Tuesday, October 20, 2009

Enhancing whisky, good or bad? The debate rages on The Malt Advocate blog

Over at The Malt Advocate blog, John Hansell, Publisher and Editor of that fine publication that published my article on the George Washington Distillery, posed the following to his blog readership: "Is it acceptable to “enhance” a whisky to make it more appealing? Or is it improper to do something like this?"

His blog post was inspired by an exchange he had with Dr. Whisky on Dr. whisky's blog. Sam Simmons, a.k.a. “Dr Whisky,” a.k.a. Balvenie Brand Ambassador for William Grant & Sons USA, reviewed the Bernheim Wheat Whiskey on his blog, and noted that he thought it was “boring and inconsequential.”

Hansell suggested in the comments section that since it is a wheat whiskey, that he might consider "blend[ing] it with a little straight rye whiskey to give it more personality, depth and complexity."

Dr Whisky considered this presumptuous, adding:
Who am I to judge professional whisk(e)y makers with 45 years of nosing experience, 3 generations of blending in their families, 10 year apprenticeship training, etc.?

Do you bring a paintbrush to an art gallery in case you find Renoir missed a spot? Do you add salt, Tabasco sauce, and ketchup when dining at a friend’s house?

There were over 40 responses, all intelligent, and mostly all in agreement. Here was my two-cents:
I’m with you and the gang here on this one. You buy it, you enjoy it in any way you like. That’s how it works. As for Dr. Whisky’s take, I think he’s actually way out-of-line. Whisky is a beverage, first and foremost. YES, there is often real artistry involved, and YES, some whisky expressions even achieve true artistic greatness, but it is still a potable product sold for consumption.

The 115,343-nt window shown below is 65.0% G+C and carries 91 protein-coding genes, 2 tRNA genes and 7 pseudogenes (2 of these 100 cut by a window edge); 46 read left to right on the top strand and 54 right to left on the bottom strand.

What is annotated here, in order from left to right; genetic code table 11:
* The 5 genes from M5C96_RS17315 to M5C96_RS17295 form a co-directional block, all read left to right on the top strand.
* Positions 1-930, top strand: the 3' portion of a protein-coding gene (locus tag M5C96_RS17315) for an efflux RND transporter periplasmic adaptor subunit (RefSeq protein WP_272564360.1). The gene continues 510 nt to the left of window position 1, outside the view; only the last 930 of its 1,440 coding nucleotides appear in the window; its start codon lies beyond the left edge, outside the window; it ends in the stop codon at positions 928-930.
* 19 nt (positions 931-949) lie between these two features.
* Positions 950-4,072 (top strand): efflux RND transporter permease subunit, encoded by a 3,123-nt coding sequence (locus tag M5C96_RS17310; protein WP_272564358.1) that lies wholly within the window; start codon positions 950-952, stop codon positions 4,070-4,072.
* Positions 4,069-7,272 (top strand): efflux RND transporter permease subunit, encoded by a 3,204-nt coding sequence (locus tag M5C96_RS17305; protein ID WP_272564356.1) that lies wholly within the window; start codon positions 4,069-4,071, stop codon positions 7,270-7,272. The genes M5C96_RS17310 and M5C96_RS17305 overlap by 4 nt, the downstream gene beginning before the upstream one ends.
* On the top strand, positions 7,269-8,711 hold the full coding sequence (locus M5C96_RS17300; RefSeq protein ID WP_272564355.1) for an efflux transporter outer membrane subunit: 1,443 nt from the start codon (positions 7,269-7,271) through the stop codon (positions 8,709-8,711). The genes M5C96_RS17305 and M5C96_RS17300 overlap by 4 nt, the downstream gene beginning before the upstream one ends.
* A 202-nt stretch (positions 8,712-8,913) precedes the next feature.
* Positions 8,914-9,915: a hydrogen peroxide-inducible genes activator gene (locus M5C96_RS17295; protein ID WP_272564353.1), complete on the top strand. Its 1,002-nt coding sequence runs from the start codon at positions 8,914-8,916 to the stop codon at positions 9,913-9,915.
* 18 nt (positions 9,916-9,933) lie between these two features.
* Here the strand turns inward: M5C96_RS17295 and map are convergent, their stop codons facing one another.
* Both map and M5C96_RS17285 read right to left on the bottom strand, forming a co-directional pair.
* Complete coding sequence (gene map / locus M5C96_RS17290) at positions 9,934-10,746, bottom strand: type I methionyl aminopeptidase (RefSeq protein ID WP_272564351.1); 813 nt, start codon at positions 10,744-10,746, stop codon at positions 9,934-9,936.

Strictly speaking, whisky is a luxury product. Enjoyment is, in fact, what it is all about. If instead of painting Renoir’s medium was the food and beverage industry and his art was served in a restaurant or purchased at a retail outlet rather than viewed at a museum, Dr. Whisky’s analogy would be less off the mark. Besides, mixing or adulterating the purchased product does not necessitate negative judgments against the artistry of the producer, any more than mixing a martini is a judgment against the particular brand of chosen gin or vermouth.

Except for Dr. Whisky, a paid whisky promoter, albeit of a different product, does anyone really disagree?

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